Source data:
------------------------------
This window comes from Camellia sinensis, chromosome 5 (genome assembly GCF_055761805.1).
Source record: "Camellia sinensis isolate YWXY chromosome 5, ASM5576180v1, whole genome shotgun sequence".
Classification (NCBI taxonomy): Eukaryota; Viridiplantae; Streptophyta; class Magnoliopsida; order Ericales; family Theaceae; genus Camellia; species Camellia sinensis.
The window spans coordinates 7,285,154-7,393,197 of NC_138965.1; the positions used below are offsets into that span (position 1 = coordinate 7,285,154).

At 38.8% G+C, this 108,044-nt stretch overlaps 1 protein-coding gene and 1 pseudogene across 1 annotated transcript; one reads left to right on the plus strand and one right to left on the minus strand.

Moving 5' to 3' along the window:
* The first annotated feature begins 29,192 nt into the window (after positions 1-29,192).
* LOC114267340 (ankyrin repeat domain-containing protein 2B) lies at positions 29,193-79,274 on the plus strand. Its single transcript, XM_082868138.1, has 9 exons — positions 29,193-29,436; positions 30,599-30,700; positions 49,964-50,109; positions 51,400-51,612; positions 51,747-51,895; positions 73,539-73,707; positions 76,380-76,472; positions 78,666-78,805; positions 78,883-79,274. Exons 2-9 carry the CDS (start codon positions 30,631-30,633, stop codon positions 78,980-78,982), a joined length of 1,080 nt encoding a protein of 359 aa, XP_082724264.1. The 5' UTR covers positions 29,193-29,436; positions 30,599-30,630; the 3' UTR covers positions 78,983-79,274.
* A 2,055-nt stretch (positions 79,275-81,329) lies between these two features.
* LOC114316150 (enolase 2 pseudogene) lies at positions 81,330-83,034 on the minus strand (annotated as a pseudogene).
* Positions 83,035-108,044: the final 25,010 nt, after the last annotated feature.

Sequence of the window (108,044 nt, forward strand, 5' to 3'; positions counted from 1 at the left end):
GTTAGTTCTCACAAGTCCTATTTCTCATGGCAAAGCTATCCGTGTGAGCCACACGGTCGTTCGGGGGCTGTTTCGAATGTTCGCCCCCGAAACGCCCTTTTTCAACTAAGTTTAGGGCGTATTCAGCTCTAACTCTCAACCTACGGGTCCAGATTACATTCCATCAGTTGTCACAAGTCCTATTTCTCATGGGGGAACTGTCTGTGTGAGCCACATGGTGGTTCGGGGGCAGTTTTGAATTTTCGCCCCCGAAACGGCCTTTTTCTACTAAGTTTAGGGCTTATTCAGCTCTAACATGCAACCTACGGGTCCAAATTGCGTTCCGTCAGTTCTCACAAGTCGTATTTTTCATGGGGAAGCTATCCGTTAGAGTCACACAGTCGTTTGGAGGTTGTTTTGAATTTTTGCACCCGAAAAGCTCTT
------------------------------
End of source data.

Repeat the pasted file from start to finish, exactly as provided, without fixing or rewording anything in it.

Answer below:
This window comes from Camellia sinensis, chromosome 5 (genome assembly GCF_055761805.1).
Source record: "Camellia sinensis isolate YWXY chromosome 5, ASM5576180v1, whole genome shotgun sequence".
Classification (NCBI taxonomy): Eukaryota; Viridiplantae; Streptophyta; class Magnoliopsida; order Ericales; family Theaceae; genus Camellia; species Camellia sinensis.
The window spans coordinates 7,285,154-7,393,197 of NC_138965.1; the positions used below are offsets into that span (position 1 = coordinate 7,285,154).

At 38.8% G+C, this 108,044-nt stretch overlaps 1 protein-coding gene and 1 pseudogene across 1 annotated transcript; one reads left to right on the plus strand and one right to left on the minus strand.

Moving 5' to 3' along the window:
* The first annotated feature begins 29,192 nt into the window (after positions 1-29,192).
* LOC114267340 (ankyrin repeat domain-containing protein 2B) lies at positions 29,193-79,274 on the plus strand. Its single transcript, XM_082868138.1, has 9 exons — positions 29,193-29,436; positions 30,599-30,700; positions 49,964-50,109; positions 51,400-51,612; positions 51,747-51,895; positions 73,539-73,707; positions 76,380-76,472; positions 78,666-78,805; positions 78,883-79,274. Exons 2-9 carry the CDS (start codon positions 30,631-30,633, stop codon positions 78,980-78,982), a joined length of 1,080 nt encoding a protein of 359 aa, XP_082724264.1. The 5' UTR covers positions 29,193-29,436; positions 30,599-30,630; the 3' UTR covers positions 78,983-79,274.
* A 2,055-nt stretch (positions 79,275-81,329) lies between these two features.
* LOC114316150 (enolase 2 pseudogene) lies at positions 81,330-83,034 on the minus strand (annotated as a pseudogene).
* Positions 83,035-108,044: the final 25,010 nt, after the last annotated feature.

Sequence of the window (108,044 nt, forward strand, 5' to 3'; positions counted from 1 at the left end):
GTTAGTTCTCACAAGTCCTATTTCTCATGGCAAAGCTATCCGTGTGAGCCACACGGTCGTTCGGGGGCTGTTTCGAATGTTCGCCCCCGAAACGCCCTTTTTCAACTAAGTTTAGGGCGTATTCAGCTCTAACTCTCAACCTACGGGTCCAGATTACATTCCATCAGTTGTCACAAGTCCTATTTCTCATGGGGGAACTGTCTGTGTGAGCCACATGGTGGTTCGGGGGCAGTTTTGAATTTTCGCCCCCGAAACGGCCTTTTTCTACTAAGTTTAGGGCTTATTCAGCTCTAACATGCAACCTACGGGTCCAAATTGCGTTCCGTCAGTTCTCACAAGTCGTATTTTTCATGGGGAAGCTATCCGTTAGAGTCACACAGTCGTTTGGAGGTTGTTTTGAATTTTTGCACCCGAAAAGCTCTT